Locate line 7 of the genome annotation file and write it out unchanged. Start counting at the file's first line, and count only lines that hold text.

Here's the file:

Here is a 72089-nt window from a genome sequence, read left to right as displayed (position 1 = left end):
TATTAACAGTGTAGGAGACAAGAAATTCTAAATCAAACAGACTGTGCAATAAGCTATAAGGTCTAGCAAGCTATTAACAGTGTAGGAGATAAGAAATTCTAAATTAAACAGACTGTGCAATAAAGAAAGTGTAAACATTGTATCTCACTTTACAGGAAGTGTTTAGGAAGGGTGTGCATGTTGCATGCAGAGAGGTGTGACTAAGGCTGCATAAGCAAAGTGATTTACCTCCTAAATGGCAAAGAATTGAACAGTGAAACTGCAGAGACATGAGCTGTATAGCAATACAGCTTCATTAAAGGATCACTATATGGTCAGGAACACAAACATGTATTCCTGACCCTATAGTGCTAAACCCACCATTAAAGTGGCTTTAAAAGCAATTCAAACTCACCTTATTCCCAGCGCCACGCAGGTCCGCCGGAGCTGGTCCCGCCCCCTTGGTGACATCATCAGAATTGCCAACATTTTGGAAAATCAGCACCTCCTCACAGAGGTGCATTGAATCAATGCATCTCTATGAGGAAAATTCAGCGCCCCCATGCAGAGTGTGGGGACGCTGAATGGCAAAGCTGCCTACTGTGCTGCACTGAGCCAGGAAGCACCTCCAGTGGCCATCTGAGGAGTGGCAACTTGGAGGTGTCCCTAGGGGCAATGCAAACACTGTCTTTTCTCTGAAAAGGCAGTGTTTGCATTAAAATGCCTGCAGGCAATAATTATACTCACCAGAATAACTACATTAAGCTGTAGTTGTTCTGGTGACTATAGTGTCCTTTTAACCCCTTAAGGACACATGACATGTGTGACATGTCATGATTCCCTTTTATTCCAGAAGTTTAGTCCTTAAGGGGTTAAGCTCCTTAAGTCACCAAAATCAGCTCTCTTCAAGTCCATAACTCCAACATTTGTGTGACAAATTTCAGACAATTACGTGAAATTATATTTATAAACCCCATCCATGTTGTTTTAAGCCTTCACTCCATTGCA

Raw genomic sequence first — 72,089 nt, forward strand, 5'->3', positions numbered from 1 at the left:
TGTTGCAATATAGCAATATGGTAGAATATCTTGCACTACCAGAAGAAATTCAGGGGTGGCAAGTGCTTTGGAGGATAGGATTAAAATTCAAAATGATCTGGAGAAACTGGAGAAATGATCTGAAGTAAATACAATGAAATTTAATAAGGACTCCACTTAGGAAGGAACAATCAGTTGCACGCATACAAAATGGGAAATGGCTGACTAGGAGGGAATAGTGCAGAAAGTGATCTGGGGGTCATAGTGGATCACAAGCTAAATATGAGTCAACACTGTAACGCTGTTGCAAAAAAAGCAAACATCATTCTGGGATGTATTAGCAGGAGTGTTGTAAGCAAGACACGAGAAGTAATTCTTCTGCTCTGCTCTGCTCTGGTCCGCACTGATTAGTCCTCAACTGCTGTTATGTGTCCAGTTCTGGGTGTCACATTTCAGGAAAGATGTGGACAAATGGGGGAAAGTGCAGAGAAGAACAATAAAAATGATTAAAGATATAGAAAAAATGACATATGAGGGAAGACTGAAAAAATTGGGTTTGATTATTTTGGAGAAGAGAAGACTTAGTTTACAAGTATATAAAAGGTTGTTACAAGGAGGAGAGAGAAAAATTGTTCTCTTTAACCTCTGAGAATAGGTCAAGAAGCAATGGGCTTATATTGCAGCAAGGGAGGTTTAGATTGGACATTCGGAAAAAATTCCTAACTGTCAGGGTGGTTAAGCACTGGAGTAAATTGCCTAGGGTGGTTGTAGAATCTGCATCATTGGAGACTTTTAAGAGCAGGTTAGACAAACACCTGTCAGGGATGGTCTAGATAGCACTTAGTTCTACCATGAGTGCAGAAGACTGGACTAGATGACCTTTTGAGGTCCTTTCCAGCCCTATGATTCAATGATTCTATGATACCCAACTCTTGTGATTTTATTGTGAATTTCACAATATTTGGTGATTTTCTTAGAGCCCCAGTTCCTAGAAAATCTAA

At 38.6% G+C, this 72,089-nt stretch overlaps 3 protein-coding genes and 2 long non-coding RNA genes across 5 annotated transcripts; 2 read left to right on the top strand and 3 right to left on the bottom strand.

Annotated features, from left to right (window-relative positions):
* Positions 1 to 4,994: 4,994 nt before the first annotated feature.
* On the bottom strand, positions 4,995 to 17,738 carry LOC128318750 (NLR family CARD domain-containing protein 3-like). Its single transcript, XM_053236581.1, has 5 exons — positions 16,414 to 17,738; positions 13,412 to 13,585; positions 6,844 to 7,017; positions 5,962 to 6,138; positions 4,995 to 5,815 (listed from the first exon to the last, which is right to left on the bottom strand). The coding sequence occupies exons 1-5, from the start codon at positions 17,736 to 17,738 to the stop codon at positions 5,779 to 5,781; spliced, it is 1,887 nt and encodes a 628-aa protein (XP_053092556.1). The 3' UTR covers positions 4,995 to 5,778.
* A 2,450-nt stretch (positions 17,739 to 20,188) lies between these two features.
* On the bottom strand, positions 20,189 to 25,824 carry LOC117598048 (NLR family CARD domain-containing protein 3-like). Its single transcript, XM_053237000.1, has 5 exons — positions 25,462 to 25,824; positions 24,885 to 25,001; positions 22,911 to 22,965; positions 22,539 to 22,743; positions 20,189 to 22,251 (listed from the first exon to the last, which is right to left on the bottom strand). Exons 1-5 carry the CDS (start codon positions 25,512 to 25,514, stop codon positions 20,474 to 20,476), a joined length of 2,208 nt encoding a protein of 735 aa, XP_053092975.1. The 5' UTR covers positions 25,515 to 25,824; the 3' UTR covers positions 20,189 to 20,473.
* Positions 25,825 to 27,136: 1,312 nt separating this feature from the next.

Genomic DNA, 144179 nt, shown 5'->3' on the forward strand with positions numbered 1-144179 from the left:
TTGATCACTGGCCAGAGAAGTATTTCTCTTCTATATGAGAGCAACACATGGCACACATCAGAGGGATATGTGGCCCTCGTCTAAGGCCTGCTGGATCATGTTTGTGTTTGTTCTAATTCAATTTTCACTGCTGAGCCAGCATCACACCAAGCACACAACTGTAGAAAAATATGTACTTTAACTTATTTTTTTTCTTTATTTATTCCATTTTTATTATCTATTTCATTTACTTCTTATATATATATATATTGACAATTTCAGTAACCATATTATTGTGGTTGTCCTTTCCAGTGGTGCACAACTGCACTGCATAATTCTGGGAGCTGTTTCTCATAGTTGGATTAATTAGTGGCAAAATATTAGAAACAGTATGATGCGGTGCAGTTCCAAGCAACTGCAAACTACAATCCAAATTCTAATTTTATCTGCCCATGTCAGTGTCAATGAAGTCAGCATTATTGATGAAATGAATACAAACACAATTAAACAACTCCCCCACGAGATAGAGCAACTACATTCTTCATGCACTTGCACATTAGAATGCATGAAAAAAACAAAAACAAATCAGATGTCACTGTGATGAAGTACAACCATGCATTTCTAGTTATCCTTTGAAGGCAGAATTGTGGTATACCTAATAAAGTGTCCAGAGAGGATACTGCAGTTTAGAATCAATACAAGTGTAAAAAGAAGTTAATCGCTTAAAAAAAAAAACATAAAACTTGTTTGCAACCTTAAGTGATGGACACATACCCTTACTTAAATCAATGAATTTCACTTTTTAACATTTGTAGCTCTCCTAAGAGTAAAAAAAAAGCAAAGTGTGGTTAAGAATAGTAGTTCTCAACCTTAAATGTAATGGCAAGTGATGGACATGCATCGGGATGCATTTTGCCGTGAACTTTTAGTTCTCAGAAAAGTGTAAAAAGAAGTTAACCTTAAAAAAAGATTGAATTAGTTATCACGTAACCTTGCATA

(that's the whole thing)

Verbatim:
* Positions 1 to 4,994: 4,994 nt before the first annotated feature.